Doctoral Dissertations

Orcid ID

Date of Award


Degree Type


Degree Name

Doctor of Philosophy


Business Administration

Major Professor

Randall Rose

Committee Members

Alex Zablah, Yazhen Xiao, Garriy Shteynberg


Changes in technology are shifting the way people form and maintain relationships. Marketers need to understand how these relationship dynamics are evolving in order to stay relevant within consumers lives and to continue to provide value. The work presented here examines two different types of marketing relationships and seeks to understand how those relationships are evolving in the face of changing technology. The first essay focuses on consumer relationships with service providers. Within this context, text message communication is becoming more common and replacing either face-to-face or voice only communication messages. Emojis have become a common linguistic tool to add meaning to text-only communications. I demonstrate how a smiling emoji can be used in this context to convey positive emotion and, further, that emotional signal can transfer from sender to receiver in the same way a smile does in a face-to-face exchange. The second essay looks at consumer relationships with products when the product is automated. Automated products are shift the fundamental level and type of interaction that the consumer has with the end product. I show that automation negatively affects the consumer-product relationship by disrupting the routes to psychological ownership of the product. These lowered feelings of ownership, in turn, result in negative consequences for marketers such as lower satisfaction and brand loyalty upon repurchase. Finally, anthropomorphism is demonstrated to help mitigate the negative consequences of automation on psychological ownership.Together these essays illustrate two ways relationships are being impacted by changes in technologies and strategies that marketers can take to navigate these changes. New technologies will continue to transform the way we communicate and form relationships. Marketers need to be aware of how new technologies will impact relationships and adapt accordingly.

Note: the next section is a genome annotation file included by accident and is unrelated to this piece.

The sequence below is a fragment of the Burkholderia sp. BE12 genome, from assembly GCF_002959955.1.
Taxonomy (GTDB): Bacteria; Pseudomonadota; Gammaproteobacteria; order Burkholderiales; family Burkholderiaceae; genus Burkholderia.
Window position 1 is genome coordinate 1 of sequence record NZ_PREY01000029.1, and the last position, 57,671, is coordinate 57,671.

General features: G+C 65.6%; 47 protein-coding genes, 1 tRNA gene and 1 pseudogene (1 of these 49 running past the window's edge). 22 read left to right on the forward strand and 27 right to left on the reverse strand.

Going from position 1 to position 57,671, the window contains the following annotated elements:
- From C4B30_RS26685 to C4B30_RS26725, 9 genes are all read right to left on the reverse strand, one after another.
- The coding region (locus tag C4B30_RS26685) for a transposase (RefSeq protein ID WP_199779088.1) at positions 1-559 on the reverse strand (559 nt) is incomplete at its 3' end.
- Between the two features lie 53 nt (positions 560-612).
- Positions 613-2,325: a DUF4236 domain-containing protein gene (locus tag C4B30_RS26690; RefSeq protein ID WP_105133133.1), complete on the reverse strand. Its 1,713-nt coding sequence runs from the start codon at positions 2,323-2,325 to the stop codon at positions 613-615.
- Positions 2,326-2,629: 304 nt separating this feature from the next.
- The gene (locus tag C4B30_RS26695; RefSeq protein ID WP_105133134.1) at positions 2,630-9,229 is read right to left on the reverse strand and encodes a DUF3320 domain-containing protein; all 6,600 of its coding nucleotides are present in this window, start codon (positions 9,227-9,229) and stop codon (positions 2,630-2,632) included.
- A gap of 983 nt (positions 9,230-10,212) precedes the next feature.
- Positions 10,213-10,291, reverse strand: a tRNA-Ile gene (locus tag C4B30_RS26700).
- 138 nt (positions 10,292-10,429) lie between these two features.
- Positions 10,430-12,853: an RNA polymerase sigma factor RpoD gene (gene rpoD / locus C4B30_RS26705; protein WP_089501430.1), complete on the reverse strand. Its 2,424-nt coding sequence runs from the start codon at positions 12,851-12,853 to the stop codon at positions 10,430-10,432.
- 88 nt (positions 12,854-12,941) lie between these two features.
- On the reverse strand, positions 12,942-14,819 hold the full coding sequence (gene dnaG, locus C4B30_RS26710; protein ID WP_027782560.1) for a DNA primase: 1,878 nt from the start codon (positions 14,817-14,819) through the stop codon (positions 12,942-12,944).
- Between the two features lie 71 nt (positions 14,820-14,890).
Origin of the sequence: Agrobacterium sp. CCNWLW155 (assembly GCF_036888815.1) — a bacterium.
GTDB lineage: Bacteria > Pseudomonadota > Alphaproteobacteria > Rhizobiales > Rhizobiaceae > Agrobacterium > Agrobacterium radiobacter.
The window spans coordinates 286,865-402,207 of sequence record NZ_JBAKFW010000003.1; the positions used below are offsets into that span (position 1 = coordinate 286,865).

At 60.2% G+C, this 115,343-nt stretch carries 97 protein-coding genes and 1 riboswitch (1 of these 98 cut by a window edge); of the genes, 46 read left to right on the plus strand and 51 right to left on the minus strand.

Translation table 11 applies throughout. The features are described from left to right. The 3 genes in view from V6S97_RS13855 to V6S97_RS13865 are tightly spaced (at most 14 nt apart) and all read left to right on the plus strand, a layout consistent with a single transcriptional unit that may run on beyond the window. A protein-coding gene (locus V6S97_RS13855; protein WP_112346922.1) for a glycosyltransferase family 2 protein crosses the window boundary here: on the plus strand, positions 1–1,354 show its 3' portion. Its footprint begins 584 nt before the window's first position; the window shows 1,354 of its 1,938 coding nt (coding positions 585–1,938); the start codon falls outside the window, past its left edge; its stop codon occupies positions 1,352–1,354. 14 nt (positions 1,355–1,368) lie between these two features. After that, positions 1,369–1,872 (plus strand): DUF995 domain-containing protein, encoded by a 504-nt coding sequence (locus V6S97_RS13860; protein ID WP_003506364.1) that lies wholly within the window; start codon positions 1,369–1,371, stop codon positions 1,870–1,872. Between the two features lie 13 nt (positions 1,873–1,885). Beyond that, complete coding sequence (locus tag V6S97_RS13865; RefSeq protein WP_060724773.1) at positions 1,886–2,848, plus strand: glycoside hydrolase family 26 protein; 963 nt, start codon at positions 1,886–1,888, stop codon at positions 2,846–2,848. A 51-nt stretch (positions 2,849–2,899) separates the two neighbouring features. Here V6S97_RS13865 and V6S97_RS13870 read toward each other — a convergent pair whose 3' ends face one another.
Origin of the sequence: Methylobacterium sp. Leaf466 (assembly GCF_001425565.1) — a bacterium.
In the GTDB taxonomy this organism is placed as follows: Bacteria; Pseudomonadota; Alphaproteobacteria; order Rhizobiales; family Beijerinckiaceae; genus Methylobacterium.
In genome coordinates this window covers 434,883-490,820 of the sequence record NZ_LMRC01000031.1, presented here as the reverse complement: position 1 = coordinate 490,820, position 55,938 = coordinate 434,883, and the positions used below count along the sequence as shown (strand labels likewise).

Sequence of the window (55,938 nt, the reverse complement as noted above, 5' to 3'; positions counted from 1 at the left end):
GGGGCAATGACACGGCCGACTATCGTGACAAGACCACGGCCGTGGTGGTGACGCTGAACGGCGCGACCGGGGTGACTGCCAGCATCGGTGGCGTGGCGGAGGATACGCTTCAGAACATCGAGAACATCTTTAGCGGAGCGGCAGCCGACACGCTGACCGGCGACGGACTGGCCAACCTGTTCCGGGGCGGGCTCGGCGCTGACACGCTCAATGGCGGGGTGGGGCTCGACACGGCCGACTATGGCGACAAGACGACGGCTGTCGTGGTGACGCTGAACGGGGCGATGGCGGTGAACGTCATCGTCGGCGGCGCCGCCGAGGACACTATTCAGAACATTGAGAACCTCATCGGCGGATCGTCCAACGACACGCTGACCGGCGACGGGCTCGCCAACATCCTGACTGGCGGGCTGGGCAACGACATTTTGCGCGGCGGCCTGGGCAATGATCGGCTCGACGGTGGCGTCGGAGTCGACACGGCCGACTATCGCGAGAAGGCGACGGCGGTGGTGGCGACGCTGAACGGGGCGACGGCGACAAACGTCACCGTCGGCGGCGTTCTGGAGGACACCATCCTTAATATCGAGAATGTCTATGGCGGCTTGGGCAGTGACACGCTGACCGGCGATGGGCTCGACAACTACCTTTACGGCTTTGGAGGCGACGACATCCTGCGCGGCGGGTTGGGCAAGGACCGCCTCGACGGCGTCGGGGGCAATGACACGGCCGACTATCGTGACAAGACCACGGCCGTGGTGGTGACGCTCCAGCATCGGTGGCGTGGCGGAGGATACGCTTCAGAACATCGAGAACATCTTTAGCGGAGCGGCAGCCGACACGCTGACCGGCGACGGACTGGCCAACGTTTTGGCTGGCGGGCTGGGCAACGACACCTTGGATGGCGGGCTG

Chapter 1 was previously published in the International Journal of Research in Marketing

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